As a teacher, I get some nice chunks of time off throughout the year, and I do my best to spend these breaks doing what I love — rock climbing. This year, I journeyed west to Oregon and climbed on the welded tuff that was left over after a long ago volcanic episode. There is a really strong and interesting history of rock climbing in Smith Rock State park, and it is often sited as the birthplace of sport climbing in America.
During Skin Cancer Awareness Month, Coolibar invites skin cancer survivors to share their stories with us in their own words. Hope, determination and drive to educate others play a major role in these individuals’ lives. Skin cancer doesn’t discriminate, it can happen to anyone. Prevention and early detection can be life saving! We hope you share these stories with your friends, family and colleagues. Be SunAWARE this month and all year round. Read Lauren’s story.
As we emerge from winter hibernation, we must once again be SunAWARE this summer. Remember that exposure to ultraviolet (UV) radiation and a history of sunburn is preventable risk factors for skin cancer. And since May is Skin Cancer Awareness Month, it’s the perfect time to re-commit to a sun-safe lifestyle. In fact, we’ve collected a few ideas to help you do it.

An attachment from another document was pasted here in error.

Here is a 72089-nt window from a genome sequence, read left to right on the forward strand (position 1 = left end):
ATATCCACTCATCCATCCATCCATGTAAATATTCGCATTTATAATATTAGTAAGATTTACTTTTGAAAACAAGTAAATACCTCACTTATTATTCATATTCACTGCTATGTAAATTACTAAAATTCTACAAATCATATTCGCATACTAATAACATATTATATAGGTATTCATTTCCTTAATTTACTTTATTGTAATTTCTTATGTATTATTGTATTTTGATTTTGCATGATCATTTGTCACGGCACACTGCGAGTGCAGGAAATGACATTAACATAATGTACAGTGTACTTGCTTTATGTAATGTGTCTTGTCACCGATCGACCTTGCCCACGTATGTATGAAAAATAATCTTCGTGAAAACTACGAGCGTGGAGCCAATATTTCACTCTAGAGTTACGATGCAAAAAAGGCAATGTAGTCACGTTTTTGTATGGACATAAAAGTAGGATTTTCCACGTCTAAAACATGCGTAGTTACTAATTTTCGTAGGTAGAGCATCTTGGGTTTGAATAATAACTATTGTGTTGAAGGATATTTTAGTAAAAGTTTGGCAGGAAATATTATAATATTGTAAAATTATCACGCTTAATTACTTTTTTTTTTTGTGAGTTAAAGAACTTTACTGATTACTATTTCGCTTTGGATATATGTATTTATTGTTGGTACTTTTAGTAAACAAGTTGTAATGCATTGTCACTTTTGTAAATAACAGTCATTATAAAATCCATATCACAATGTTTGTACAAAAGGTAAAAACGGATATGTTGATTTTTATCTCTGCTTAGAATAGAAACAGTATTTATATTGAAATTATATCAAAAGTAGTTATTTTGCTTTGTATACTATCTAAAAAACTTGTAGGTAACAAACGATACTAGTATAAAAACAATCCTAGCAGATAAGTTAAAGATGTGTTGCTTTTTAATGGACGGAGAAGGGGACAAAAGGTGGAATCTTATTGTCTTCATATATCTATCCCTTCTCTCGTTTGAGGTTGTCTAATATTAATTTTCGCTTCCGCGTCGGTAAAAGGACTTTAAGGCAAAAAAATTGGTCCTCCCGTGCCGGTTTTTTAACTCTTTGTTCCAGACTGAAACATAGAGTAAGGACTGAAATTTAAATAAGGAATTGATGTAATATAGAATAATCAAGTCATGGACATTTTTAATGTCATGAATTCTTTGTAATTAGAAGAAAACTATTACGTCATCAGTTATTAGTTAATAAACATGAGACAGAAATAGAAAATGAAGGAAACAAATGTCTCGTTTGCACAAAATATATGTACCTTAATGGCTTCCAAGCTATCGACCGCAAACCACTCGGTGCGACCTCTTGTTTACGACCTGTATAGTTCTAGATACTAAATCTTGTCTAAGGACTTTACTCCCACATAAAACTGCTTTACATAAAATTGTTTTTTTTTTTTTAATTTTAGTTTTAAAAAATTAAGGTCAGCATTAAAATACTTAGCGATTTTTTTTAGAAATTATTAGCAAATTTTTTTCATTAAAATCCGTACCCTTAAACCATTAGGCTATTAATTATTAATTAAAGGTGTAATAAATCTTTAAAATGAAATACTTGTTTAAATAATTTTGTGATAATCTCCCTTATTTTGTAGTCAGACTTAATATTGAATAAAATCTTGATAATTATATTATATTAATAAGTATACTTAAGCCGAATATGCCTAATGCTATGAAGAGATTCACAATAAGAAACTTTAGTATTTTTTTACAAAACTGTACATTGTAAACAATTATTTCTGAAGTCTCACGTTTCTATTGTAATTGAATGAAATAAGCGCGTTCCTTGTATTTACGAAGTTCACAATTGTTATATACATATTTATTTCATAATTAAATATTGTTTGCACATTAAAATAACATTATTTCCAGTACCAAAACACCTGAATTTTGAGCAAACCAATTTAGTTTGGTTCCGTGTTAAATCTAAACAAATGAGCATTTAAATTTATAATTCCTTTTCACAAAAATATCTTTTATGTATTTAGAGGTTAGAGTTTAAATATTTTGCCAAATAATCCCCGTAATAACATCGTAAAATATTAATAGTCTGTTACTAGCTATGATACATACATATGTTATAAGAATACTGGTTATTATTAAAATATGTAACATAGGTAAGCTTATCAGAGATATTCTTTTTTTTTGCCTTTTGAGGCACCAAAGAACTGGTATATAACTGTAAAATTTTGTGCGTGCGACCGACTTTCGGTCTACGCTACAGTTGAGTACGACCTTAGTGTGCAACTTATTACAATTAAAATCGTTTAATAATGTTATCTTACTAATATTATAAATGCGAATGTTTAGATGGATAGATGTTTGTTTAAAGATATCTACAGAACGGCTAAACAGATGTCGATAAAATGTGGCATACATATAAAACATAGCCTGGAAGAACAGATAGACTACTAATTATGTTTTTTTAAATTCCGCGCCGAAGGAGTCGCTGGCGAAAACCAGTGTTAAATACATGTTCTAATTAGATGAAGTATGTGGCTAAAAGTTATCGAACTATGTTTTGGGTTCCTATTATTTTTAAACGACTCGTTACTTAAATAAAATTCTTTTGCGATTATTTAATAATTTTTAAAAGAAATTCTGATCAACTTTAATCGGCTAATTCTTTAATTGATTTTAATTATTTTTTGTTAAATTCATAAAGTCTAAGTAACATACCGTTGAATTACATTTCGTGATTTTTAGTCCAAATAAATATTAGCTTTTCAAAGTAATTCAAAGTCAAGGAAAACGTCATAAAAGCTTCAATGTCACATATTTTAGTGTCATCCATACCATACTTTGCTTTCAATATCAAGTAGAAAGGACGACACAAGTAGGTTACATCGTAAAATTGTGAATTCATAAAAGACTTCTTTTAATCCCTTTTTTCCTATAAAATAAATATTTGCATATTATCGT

Cover your skin with the delicate coolness of our newest fabric innovation. Named after the soothing aloe vera plant, the luxurious drape and UPF 50+ protection of vera SUNTECT® will raise your sunwear expectations to a new level. Not convinced? Check out the review by Helen Vong, editor at The Skiny, a Canadian lifestyle site focused on aging beautifully by taking care of your skin.
The next time you place an order with Coolibar, not only are you saving your skin, you’re also helping to reduce packaging waste. Coolibar has incorporated biodegradable garment bags and mailing envelopes into outgoing packages. Eco-One™ technology, an organic additive that enhances the biodegradability of plastics in biologically active landfills. Eco-One™ only starts to work in this environment, breaking down the plastic into inert humus, methane and carbon dioxide.